When fog settles in, our vision is limited | George Le Masurier photo
The Week: VIHA and province disrespect our hospital board, medical staff and the public
As a retired journalist who has seen the health care system from up close on both sides of the Canada-US border, I can tell you that we are fortunate to live here.
It’s true we don’t have a Mayo Clinic or a John Hopkins University, and there aren’t storefronts offering MRIs on every street corner (only a slight exaggeration). But we have our fair share of brilliant and competent people providing us with health care, from brain surgeons right through to admitting clerks.
I have retired friends in the Puget Sound who pay $1,000 per month for comparable health insurance that used to cost BC residents just $75 a month, and is now free. For their inflated cost, my American friends get little more than better access to technology and procedures, although that can be critical in certain situations.
I say this to put my next sentence in context.
Many of those who work in the healthcare field on Vancouver Island — the doctors, nurses, laboratory workers, kitchen workers in hospitals, receptionists and more — believe that the Vancouver Island Health Authority is poorly managed. Employee surveys at Nanaimo General and the two North Island Hospitals in 2017/2018 bear this out.
And sadly, with a few exceptions, our elected officials and our mainstream Island media have let them off the hook.
VIHA, or Island Health if you prefer, is a secretive organization whose top decision-makers appear out of touch with the people they are supposed to serve. It’s an organization that could not properly plan and build new hospitals in Campbell River and the Comox Valley; planning flaws that after two years still have not been fully corrected.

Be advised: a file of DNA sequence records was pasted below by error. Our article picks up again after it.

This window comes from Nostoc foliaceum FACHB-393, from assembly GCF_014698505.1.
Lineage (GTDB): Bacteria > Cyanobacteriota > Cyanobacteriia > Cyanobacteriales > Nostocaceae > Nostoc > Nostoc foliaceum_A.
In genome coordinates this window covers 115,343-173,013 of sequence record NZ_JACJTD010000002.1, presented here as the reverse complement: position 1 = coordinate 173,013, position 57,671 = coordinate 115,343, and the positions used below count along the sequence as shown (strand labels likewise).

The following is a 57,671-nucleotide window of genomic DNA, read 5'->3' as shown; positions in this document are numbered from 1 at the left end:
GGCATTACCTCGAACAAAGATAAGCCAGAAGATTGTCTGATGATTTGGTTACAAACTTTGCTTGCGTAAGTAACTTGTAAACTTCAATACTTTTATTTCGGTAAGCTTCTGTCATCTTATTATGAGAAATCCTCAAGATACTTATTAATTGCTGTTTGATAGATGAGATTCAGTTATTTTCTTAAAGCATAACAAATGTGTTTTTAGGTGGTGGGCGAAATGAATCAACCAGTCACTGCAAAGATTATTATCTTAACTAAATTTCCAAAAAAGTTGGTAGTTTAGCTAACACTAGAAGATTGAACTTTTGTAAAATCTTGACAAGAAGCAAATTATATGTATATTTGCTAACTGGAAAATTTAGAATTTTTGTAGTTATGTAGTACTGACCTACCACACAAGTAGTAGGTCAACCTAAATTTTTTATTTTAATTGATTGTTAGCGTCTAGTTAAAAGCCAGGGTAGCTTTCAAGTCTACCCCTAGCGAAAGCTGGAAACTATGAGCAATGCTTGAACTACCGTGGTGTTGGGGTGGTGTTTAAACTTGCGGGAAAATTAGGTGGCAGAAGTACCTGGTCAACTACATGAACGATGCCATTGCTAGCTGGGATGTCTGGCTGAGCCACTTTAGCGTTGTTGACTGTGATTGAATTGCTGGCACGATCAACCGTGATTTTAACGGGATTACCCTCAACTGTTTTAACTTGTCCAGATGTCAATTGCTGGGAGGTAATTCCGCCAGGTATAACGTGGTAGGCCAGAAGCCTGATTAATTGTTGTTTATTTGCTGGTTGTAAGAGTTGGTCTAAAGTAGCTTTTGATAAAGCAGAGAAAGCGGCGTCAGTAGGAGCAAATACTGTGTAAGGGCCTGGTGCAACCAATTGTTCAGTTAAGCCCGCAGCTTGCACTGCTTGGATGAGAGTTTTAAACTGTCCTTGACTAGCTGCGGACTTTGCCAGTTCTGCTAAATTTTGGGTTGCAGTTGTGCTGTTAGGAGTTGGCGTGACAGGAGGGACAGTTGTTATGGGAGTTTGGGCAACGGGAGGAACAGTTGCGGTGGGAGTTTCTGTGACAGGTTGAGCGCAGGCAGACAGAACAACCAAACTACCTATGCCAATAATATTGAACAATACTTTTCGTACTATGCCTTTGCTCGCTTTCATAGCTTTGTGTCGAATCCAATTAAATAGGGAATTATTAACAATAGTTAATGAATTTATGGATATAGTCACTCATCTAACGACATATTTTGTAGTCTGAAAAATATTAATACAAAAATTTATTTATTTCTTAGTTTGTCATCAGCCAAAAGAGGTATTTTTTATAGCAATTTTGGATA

How else can you describe the VIHA executives that have imposed reductions of pathology services north of the Malahat, especially on the North Island? Or, how they have dealt with the public that has explained the harm that these changes have made to patient care? We have lost critical onsite clinical pathologists’ services in Campbell River, and soon, if VIHA gets its way, in the Comox Valley, too.
The centralization of clinical pathology interpretation and diagnosis in Victoria is a disservice to north Islanders. Next on the block might be medical imaging. After that, who knows?
DECISIONS MADE IN ISOLATION
VIHA hatched this plan to shut down certain laboratory services at our hospitals without prior consultation with our doctors, our lab staff or even our elected officials at the Comox Strathcona Regional Hospital District. Consulting the public, of course, would never cross their minds.